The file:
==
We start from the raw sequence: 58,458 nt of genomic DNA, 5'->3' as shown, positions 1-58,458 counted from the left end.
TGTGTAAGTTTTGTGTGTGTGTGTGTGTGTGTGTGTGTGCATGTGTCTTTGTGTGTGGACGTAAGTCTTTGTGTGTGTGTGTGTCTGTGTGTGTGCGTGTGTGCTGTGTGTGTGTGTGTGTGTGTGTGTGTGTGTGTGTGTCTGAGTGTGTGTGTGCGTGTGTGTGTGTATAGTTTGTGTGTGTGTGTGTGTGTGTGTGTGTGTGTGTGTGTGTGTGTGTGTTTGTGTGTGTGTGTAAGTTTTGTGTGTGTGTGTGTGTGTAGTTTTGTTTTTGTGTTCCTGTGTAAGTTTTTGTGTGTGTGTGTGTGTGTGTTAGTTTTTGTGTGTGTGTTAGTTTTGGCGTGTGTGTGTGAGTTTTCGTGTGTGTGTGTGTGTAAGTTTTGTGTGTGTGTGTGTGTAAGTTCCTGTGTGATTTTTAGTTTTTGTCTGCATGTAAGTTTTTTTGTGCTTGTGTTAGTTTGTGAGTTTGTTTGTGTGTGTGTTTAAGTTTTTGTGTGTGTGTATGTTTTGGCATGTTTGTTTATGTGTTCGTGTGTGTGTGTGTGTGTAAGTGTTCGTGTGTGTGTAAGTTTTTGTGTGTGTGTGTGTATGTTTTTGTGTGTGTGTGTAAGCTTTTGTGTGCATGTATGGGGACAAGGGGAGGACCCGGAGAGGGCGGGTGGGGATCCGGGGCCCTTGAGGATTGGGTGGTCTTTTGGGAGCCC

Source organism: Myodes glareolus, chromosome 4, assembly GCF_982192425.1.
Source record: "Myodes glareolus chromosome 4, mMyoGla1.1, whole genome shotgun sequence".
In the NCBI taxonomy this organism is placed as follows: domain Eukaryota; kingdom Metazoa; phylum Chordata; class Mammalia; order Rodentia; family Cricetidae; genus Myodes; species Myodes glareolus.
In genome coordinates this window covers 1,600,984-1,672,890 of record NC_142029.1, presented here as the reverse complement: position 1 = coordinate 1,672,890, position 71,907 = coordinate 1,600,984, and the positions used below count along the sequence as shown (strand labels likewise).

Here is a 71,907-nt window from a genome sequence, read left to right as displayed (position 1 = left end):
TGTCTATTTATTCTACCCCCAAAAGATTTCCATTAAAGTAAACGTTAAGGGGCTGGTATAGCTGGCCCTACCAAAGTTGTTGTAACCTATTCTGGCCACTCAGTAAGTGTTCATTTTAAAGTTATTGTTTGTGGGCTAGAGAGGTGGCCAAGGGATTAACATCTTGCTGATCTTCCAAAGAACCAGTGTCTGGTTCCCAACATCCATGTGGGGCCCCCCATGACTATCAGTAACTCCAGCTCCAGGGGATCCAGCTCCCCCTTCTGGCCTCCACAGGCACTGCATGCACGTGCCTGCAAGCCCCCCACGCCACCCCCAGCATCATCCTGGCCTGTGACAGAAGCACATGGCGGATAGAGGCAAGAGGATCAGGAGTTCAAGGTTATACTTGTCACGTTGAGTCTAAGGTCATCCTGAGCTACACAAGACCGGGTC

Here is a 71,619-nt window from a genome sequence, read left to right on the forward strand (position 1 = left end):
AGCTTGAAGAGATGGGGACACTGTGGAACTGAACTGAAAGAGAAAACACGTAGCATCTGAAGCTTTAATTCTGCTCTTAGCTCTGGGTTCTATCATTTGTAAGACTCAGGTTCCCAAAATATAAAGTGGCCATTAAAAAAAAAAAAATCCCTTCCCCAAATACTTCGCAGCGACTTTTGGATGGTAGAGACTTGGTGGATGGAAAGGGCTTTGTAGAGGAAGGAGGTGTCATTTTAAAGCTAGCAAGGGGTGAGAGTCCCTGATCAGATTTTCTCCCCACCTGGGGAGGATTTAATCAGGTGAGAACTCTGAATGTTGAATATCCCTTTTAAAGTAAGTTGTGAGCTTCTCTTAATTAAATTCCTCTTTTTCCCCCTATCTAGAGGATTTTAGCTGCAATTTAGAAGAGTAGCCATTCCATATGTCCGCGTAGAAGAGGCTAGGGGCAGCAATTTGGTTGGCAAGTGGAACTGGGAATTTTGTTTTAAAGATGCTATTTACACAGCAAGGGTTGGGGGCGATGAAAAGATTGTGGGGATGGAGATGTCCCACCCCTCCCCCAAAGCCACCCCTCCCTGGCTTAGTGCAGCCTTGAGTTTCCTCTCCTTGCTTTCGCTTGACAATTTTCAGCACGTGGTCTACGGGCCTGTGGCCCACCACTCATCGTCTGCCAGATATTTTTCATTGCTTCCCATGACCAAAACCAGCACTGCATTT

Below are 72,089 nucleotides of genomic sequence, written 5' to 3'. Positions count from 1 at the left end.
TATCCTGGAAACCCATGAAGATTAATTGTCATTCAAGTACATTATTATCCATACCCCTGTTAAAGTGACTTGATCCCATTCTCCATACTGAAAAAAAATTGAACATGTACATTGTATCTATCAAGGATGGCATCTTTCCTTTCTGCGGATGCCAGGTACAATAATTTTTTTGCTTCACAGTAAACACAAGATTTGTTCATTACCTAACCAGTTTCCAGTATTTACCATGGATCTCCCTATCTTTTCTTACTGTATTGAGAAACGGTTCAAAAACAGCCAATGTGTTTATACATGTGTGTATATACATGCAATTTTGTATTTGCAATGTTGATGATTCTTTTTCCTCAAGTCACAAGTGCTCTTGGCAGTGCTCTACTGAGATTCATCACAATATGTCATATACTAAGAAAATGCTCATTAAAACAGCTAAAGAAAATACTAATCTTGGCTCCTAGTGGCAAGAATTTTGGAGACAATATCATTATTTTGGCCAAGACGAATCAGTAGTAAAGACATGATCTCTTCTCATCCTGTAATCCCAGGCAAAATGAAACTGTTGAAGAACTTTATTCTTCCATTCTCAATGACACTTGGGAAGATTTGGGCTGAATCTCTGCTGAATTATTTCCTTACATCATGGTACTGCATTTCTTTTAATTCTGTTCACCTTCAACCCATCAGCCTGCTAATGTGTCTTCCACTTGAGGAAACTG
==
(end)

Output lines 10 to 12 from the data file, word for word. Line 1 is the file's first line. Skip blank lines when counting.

AGCTTGAAGAGATGGGGACACTGTGGAACTGAACTGAAAGAGAAAACACGTAGCATCTGAAGCTTTAATTCTGCTCTTAGCTCTGGGTTCTATCATTTGTAAGACTCAGGTTCCCAAAATATAAAGTGGCCATTAAAAAAAAAAAAATCCCTTCCCCAAATACTTCGCAGCGACTTTTGGATGGTAGAGACTTGGTGGATGGAAAGGGCTTTGTAGAGGAAGGAGGTGTCATTTTAAAGCTAGCAAGGGGTGAGAGTCCCTGATCAGATTTTCTCCCCACCTGGGGAGGATTTAATCAGGTGAGAACTCTGAATGTTGAATATCCCTTTTAAAGTAAGTTGTGAGCTTCTCTTAATTAAATTCCTCTTTTTCCCCCTATCTAGAGGATTTTAGCTGCAATTTAGAAGAGTAGCCATTCCATATGTCCGCGTAGAAGAGGCTAGGGGCAGCAATTTGGTTGGCAAGTGGAACTGGGAATTTTGTTTTAAAGATGCTATTTACACAGCAAGGGTTGGGGGCGATGAAAAGATTGTGGGGATGGAGATGTCCCACCCCTCCCCCAAAGCCACCCCTCCCTGGCTTAGTGCAGCCTTGAGTTTCCTCTCCTTGCTTTCGCTTGACAATTTTCAGCACGTGGTCTACGGGCCTGTGGCCCACCACTCATCGTCTGCCAGATATTTTTCATTGCTTCCCATGACCAAAACCAGCACTGCATTT

Below are 72,089 nucleotides of genomic sequence, written 5' to 3'. Positions count from 1 at the left end.
TATCCTGGAAACCCATGAAGATTAATTGTCATTCAAGTACATTATTATCCATACCCCTGTTAAAGTGACTTGATCCCATTCTCCATACTGAAAAAAAATTGAACATGTACATTGTATCTATCAAGGATGGCATCTTTCCTTTCTGCGGATGCCAGGTACAATAATTTTTTTGCTTCACAGTAAACACAAGATTTGTTCATTACCTAACCAGTTTCCAGTATTTACCATGGATCTCCCTATCTTTTCTTACTGTATTGAGAAACGGTTCAAAAACAGCCAATGTGTTTATACATGTGTGTATATACATGCAATTTTGTATTTGCAATGTTGATGATTCTTTTTCCTCAAGTCACAAGTGCTCTTGGCAGTGCTCTACTGAGATTCATCACAATATGTCATATACTAAGAAAATGCTCATTAAAACAGCTAAAGAAAATACTAATCTTGGCTCCTAGTGGCAAGAATTTTGGAGACAATATCATTATTTTGGCCAAGACGAATCAGTAGTAAAGACATGATCTCTTCTCATCCTGTAATCCCAGGCAAAATGAAACTGTTGAAGAACTTTATTCTTCCATTCTCAATGACACTTGGGAAGATTTGGGCTGAATCTCTGCTGAATTATTTCCTTACATCATGGTACTGCATTTCTTTTAATTCTGTTCACCTTCAACCCATCAGCCTGCTAATGTGTCTTCCACTTGAGGAAACTG